Tuesday, May 17, 2022

For large bone injuries, it’s Sonic hedgehog to the rescue

After surgical rib resection (top), a cartilage and bone bridge form (second from top) and then resolve (third from top) and remodel to regenerate the missing tissue in the gap (bottom). Blue shows cartilage matrix; red shows mineralized matrix.
Images by Stephanie Kuwahara and Max Serowoky/ Mariani Lab

A USC Stem Cell study in NPJ Regenerative Medicine presents intriguing evidence that large bone injuries might trigger a repair strategy in adults that recapitulates elements of skeletal formation in utero. Key to this repair strategy is a gene with a fittingly heroic name: Sonic hedgehog.

In the study, first author Maxwell Serowoky, a PhD student in the USC Stem Cell laboratory of Francesca Mariani, and his colleagues took a close look at how mice are able to regrow large sections of missing rib—an ability they share with humans, and one of the most impressive examples of bone regeneration in mammals.

To their surprise, the scientists observed an increase in the activity of Sonic hedgehog (Shh), which plays an important role in skeletal formation in embryos, but hasn’t previously been linked to injury repair in adults.

In their experiments, Shh appeared to play a necessary role in healing the central region of large sections of missing ribs, but not in closing small-scale fractures.

“Our evidence suggests that large-scale bone regeneration requires the redeployment of an embryonic developmental program involving Shh, whereas small injuries heal through a distinct repair program that does not mirror development,” said Mariani, the study’s corresponding author and an associate professor of stem cell biology and regenerative medicine at the Eli and Edythe Broad Center for Regenerative Medicine and Stem Cell Research at the Keck School of Medicine of USC.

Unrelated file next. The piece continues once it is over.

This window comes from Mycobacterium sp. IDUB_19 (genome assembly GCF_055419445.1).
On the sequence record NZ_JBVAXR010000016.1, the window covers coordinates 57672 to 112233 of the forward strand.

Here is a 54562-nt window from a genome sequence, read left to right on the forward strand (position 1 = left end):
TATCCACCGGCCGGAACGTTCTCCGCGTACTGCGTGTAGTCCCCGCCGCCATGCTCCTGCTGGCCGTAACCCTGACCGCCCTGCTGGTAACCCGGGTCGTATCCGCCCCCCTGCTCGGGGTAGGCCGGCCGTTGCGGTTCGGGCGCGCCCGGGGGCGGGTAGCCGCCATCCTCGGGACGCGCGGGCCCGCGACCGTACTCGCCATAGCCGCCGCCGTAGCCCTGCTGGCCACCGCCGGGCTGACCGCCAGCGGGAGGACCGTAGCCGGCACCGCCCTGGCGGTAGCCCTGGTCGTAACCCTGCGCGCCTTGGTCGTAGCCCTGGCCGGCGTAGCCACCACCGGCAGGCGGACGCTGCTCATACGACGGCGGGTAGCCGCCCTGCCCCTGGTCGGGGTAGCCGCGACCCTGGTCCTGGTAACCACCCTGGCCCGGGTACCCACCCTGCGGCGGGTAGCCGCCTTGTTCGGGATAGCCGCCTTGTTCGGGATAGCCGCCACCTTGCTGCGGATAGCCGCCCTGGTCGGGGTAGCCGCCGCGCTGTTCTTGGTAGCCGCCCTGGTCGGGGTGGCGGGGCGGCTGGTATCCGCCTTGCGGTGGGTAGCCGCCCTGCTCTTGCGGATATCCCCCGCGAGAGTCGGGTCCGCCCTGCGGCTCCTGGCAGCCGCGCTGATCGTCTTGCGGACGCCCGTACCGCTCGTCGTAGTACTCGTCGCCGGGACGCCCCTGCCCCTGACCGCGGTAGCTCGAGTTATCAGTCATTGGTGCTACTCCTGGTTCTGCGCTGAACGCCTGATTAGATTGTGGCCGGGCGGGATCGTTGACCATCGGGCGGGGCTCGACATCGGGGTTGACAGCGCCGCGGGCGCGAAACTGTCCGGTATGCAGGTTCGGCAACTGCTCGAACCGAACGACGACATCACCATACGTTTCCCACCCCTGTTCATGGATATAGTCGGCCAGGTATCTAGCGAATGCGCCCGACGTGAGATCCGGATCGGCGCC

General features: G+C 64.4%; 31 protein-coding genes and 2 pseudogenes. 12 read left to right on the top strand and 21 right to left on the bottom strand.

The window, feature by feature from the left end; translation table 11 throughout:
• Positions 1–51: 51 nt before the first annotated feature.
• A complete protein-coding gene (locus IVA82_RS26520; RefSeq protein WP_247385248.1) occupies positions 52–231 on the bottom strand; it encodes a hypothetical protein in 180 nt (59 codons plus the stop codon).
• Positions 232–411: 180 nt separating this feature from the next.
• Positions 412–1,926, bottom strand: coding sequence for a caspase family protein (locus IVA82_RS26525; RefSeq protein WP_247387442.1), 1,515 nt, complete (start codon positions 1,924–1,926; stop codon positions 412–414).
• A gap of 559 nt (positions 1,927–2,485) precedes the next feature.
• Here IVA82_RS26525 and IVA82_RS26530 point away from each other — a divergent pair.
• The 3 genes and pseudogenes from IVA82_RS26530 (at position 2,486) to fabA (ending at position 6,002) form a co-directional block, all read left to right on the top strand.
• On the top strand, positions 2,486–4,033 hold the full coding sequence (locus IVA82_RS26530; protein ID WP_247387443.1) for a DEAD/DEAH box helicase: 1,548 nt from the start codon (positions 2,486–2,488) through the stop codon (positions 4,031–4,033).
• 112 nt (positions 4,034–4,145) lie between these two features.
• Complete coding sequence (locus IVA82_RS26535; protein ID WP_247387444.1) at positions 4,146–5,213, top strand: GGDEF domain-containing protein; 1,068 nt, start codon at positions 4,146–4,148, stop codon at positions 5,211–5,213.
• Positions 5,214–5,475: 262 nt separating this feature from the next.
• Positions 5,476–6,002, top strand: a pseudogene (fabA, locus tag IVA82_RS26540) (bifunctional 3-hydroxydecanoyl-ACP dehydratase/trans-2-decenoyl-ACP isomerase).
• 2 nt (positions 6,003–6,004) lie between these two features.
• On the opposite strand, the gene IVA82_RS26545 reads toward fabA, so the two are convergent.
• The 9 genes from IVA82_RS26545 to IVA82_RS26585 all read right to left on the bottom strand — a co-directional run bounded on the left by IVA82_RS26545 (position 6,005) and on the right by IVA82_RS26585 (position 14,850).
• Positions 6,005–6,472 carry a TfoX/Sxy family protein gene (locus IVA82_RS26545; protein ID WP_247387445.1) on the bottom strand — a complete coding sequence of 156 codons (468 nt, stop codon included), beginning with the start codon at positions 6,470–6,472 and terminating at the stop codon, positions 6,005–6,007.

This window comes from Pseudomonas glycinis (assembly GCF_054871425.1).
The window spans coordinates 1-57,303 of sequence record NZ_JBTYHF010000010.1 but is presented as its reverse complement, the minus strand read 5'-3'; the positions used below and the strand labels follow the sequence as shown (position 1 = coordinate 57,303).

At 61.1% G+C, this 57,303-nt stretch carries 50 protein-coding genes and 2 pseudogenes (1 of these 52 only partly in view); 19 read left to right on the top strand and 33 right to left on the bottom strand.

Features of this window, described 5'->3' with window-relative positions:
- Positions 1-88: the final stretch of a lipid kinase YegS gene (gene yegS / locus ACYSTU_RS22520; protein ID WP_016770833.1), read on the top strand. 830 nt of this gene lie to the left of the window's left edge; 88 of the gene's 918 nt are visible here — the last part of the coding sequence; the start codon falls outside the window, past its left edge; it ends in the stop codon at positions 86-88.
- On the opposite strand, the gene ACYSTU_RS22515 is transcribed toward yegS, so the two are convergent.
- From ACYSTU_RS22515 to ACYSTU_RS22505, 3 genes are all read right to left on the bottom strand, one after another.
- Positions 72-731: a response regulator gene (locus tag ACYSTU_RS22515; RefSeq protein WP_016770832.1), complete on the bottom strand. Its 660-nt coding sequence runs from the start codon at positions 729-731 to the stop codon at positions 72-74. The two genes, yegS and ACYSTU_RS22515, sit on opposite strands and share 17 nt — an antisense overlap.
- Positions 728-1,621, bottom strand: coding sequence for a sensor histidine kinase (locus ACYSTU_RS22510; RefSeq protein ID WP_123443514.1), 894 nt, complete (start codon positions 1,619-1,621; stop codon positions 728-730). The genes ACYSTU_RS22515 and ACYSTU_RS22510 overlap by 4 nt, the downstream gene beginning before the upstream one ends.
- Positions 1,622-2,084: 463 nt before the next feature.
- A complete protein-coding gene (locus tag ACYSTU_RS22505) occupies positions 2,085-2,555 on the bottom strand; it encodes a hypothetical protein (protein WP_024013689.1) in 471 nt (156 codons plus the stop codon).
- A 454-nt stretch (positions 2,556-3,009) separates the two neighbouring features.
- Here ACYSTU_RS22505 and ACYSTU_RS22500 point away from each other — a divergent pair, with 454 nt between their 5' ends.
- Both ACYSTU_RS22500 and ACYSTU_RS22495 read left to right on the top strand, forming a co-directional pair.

Serowoky added: “It’s still a fascinating mystery which factors or conditions result in Shh activity following large, but not small bone injuries.”

In mice, Shh activity increased briefly after a large rib injury, and then quickly returned to normal levels within 5 days. Although transient, this increase in Shh was a prerequisite for successfully building a callus, which is an initial scaffold that bridges a fracture or injury but then converts to bone and regenerates the missing section of rib. Mice genetically modified to lack Shh couldn’t successfully form calluses or heal their ribs.

In contrast, mice that had Shh at the time of injury, but were genetically altered to lose Shh after a 5-day healing period, were able to repair their ribs normally. A related gene known as Smoothened (Smo) was also required only during the first 5 days of the healing process.

The researchers expected that the source of Shh would be from specific progenitor cells that the group had previously shown to be essential for healing large injuries and that reside in the periosteum, which is the sheath of tissue surrounding each rib. Instead, they discovered that the source of Shh was an unexpected population of stem cell-like cells, known as mesenchymal cells. When these mesenchymal cells increased their Shh activity, this seemed to serve as a signal to summon a separate population of stem cell-like bone marrow cells to the injury site to assist in the healing process.

“Our discovery may inform future therapeutic strategies for situations where patients are missing large sections of bone following high energy injuries such as traffic accidents or combat wounds, or after cancer-related bone resections,” said co-author Jay R. Lieberman, chair and professor of orthopaedic surgery at the Keck School.

Additional co-authors for this USC study include Stephanie Kuwahara and Shuwan Liu from the Department of Stem Cell Biology and Regenerative Medicine, and Venus Vakhshori from the Department of Orthopaedic Surgery.

The majority of this work (90%) was supported by federal funding from the National Institutes of Health (T32HD060549, R01AR069700, R01AR057076), and the remainder was supported by a Roy E. Thomas Graduate Fellowship and a USC Regenerative Medicine Initiative Award, which provided the initial pilot funding to bring together the basic researchers and surgeon-scientists who collaborated on this stem cell study.

Source/Credit: University of Southern California | Cristy Lytal

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